Case study: Faith in gender equality in the Pacific
Christianity is at the heart of Pacific culture with approximately 95 percent of Pacific Islanders (with lower rates in Fiji) identifying as Christians. Pacific Women believes significant positive change in gender equality will come from the work of churches and Christian development organisations using innovative, faith-based approaches.
Through the Australian aid program, the Pacific Women Shaping Pacific Development initiative is supporting UnitingWorld, the Pacific Council of Churches (PCC) and the Anglican church supported House of Sarah to work collaboratively across each of their programs targeted at addressing violence against women and girls.
'The system that I grew up in and the knowledge that was given to me by my parents and the leaders of the church was different - it was that women are inferior to men. It is very important to correct this understanding because women and men are same in the eyes of God. This can only be done if we go back to the roots, which is the Bible. The interpretation of the Bible is so important because it can do good but also harm people if not done correctly.'
Ms Sosefo Tigarea, the Women's Program Coordinator at the Pacific Theological College, offered these reflections whilst participating in UnitingWorld's regional Partnering Women for Change program.
With support from Pacific Women, UnitingWorld partners with churches and ecumenical networks in the Pacific to review traditional patriarchal views of the bible in favour of an inclusive biblical framework. The Partnering Women for Change program also works closely with women's fellowship organisations to support leadership opportunities for women within churches and community.
The PCC is the peak fellowship organisation of 22 Pacific member country churches. Through the PCC's awareness programs with indigenous communities, Pacific Women is supporting the introduction of gender equality principles to church members.
Ms Ethel Suri is the Women's Desk Officer of the PCC. She explained:
'One of the resolutions from the last General Assembly was for at least five national churches to have policies on eliminating violence against women and at least five national churches to have male advocacy programs in their countries.'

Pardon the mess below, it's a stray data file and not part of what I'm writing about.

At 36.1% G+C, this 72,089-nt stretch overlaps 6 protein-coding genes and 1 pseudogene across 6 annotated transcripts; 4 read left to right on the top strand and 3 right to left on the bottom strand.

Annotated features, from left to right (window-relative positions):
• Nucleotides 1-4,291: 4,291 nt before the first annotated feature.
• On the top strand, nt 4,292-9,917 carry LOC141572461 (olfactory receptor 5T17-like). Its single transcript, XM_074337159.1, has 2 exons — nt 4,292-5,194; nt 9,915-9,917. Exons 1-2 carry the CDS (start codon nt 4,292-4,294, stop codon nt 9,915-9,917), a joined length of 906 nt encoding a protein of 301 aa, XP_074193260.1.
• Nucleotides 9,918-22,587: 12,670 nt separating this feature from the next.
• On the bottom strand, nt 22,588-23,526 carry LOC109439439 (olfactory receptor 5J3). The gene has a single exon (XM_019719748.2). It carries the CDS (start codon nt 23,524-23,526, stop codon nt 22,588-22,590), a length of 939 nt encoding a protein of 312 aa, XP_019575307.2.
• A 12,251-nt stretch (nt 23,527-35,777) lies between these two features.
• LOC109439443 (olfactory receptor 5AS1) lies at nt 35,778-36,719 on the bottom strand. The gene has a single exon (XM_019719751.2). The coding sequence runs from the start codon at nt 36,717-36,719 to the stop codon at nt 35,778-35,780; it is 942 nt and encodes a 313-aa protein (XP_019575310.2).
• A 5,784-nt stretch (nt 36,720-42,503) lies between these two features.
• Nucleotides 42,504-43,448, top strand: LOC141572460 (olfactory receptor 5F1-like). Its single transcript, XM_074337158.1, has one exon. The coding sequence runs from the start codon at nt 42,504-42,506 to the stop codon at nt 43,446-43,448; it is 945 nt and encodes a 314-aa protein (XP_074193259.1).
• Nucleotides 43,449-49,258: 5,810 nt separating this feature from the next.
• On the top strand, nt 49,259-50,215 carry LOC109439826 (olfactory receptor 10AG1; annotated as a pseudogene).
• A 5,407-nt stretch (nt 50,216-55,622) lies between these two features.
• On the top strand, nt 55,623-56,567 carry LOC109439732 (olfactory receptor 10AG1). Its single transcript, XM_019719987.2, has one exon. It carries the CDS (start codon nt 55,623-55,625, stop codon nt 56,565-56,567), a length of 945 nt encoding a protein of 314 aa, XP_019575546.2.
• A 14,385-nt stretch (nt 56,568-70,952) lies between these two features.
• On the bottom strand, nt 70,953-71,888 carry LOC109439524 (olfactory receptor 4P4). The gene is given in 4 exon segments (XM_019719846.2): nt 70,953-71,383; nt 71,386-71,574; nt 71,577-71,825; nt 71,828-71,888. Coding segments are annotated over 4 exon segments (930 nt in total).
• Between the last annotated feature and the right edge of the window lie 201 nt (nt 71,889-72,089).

The PCC is working to support churches achieve these goals. It recognises that to be successful, networking is essential. The PCC therefore works with partners to complement the theologically based curriculum. This includes the Fiji Women's Crisis Centre (a key partner of Pacific Women).
In Fiji, the Support for Ecumenical Approaches to Ending Violence against Women project conducted by the House of Sarah also strives to challenge those who interpret the bible in a way that views women as inferior to men. The House of Sarah is a non-government organisation (NGO) of the Anglican Church of Polynesia registered in 2012 as a response to the violence against women in faith-based settings. With Pacific Women's assistance, it conducts workshops with women and young people on the interface between biblical teachings, human rights, violence against women and gender equality. It also supports churches with awareness raising activities on violence against women such as biblio-dramas, messages and liturgies for 'Break the Silence' Sunday services during the 16 Days of Activism against Gender Based Violence Campaign through the Christian Network Talanoa, a forum of ecumenical partners working to address violence against women in faith-based communities.
This overlap of faith-based and human rights-based teachings about gender equality is extremely important, but also extremely challenging. Reverend Dr Cliff Bird, a Solomon Islands theologian and UnitingWorld's Pacific Regional Coordinator, described it this way:
'On the one hand human rights are seen by many ordinary Oceanic peoples as foreign, making claims that are seen as overtly individualistic, unbiblical and unchristian. On the other hand, some human rights organisations and agencies see churches and religions in general in negative ways harbouring church members who perpetrate violence against women and children; condoning, perhaps even justifying violations of human rights within the family, community and church settings, through acts of 'forgive and forget' for instance.'
Aside from culture, religion has the reputation for perpetuating gender inequality. Pacific Women's contribution to these effective faith-based initiatives is working to change that.